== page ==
Justin Dolan Stover, ‘Families, vulnerability and sexual violence during the Irish Revolution’, in Jennifer Evans and Ciara Meehan (eds), Perceptions of Pregnancy from the Seventeenth to the Twentieth Century, (London: Palgrave, 2017), pp. 57–75.

Linda Connolly, ‘Sexual violence in the Irish Revolution: An inconvenient truth’, History Ireland, 6: 27 (November–December 2019), pp. 34-38.

Andy Bielenberg,  ‘Female Fatalities in County Cork during the Irish War of Independence and the Case of Mrs Lindsay’ in Linda Connolly (ed.), Women and the Irish Revolution, (Dublin: Irish Academic Press, 2020), pp. 146-63.

Gemma Clark, ‘Violence against women in the Irish Civil War, 1922–3: Gender-based harm in global perspective’, Irish Historical Studies, 44: 165 (2020), pp. 75–90.

Marie Coleman, ‘Compensation claims and women’s experience of violence and loss in Revolutionary Ireland, 1921-23’ in Linda Connolly (ed.), Women and the Irish Revolution, (Dublin: Irish Academic Press, 2020), pp. 129-147.

Linda Connolly, ‘Hair taking: A weapon of war in Ireland’s War of Independence?’ RTE Brainstorm, February 2020, brainstorm/2020/0212/1115001-how-forced-hair-cutting-was-used-as-a-weapon-of-war-in- ireland/ (accessed February 22, 2020)

Linda Connolly, ‘Towards a further understanding of the sexual and gender-based violence women experienced in the Irish Revolution’ in Linda Connolly (ed.), Women and the Irish Revolution, (Dublin: Irish Academic Press, 2020), pp. 103-128.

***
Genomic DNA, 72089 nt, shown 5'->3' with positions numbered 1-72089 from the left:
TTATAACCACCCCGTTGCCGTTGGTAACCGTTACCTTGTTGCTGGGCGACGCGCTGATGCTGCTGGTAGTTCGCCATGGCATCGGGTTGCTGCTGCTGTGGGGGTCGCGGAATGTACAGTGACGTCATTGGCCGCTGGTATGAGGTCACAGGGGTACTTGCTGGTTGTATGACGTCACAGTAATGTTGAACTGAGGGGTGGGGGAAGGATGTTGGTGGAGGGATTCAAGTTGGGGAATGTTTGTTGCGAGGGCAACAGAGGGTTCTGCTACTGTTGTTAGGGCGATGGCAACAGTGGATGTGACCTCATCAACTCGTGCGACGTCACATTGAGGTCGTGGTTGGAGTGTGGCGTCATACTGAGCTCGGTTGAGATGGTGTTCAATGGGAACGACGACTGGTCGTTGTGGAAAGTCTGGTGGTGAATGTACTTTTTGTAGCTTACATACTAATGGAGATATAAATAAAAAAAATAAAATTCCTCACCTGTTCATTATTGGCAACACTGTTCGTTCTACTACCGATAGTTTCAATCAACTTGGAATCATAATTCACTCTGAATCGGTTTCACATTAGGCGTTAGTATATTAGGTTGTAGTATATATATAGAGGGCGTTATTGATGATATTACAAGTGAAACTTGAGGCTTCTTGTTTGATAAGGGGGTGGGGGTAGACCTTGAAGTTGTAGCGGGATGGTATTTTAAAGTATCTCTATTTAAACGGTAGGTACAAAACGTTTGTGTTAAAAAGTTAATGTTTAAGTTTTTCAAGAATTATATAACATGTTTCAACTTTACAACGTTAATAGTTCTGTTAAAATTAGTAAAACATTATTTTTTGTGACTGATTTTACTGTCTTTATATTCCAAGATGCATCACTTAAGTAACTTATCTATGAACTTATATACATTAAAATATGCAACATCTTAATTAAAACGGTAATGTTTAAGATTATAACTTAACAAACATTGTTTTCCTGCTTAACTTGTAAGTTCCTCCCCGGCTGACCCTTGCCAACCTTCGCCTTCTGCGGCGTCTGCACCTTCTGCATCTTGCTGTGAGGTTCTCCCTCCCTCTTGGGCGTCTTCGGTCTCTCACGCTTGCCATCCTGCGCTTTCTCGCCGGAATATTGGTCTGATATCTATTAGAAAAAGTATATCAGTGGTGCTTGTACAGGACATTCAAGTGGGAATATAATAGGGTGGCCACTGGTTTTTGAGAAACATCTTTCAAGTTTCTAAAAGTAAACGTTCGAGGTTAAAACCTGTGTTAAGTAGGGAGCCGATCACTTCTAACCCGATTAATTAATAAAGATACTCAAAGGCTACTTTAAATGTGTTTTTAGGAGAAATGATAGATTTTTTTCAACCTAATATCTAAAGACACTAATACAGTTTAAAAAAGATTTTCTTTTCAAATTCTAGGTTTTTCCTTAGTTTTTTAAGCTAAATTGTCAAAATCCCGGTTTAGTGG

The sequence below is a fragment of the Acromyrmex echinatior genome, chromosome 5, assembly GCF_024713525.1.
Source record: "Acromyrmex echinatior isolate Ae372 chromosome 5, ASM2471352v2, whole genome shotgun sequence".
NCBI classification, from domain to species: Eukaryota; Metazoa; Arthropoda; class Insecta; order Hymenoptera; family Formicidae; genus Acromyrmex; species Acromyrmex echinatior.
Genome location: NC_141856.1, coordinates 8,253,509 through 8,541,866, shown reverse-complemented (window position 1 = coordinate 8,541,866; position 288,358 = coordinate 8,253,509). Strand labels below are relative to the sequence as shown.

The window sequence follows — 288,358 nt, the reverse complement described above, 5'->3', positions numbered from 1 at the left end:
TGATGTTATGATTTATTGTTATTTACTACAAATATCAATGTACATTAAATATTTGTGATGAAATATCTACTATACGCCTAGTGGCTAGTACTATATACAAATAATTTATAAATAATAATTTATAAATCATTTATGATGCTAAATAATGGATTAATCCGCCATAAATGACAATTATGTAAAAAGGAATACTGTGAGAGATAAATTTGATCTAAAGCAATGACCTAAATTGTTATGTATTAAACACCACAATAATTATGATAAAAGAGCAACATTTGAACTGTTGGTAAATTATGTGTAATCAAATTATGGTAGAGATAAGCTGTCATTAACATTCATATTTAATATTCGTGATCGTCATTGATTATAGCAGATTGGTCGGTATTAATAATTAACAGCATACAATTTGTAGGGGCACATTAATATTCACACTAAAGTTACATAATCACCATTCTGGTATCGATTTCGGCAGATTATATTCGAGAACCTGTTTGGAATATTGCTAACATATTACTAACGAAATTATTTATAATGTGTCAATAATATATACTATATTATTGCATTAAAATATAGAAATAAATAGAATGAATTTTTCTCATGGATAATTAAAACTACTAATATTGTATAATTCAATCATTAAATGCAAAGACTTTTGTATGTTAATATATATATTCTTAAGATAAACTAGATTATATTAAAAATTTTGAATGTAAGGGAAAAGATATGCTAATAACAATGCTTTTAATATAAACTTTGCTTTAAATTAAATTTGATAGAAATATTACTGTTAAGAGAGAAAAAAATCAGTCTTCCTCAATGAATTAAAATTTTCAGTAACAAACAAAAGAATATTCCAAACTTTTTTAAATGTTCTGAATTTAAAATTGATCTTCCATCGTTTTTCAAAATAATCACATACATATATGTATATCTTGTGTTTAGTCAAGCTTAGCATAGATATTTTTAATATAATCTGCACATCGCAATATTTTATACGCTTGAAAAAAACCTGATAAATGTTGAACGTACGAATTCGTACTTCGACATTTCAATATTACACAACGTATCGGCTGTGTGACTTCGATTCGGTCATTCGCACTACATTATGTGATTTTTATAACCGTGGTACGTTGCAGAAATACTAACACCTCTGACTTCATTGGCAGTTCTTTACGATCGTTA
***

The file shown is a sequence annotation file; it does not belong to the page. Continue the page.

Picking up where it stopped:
Linda Connolly, Sexual violence in the Irish Civil War: a forgotten war crime?, Women’s History Review, 30: 1 (2020), pp. 126-143.

Mary McAuliffe, ‘The Homefront as battlefront: Women, violence and the domestic space during war in Ireland, 1919–1921’ in Linda Connolly(ed.), Women and the Irish Revolution, (Dublin: Irish Academic Press, 2020), pp. 164-82.

Susan Byrne, ‘Keeping Company with the enemy’: gender and sexual violence against women during the Irish War of Independence and Civil War, 1919-1923’, Women’s History Review, 30: 1 (2021), pp. 108-125.

Mary McAuliffe, ‘Gendered violence against women: The forcible hair cutting of the Cullen Sisters of Keenaghan, Co. Tyrone, 22 May 1922’ in D. Gannon and F. McGarry (eds), Ireland 1922 (Dublin: Royal Irish Academy, 2022), pp. 136-140.

Ciara Breathnach, Eunan O’Halpin, ‘Sexual assault and fatal violence against women during the Irish War of Independence, 1919–1921: Kate Maher’s murder in context,’ Medical Humanities, 49 (2022), pp. 94-103.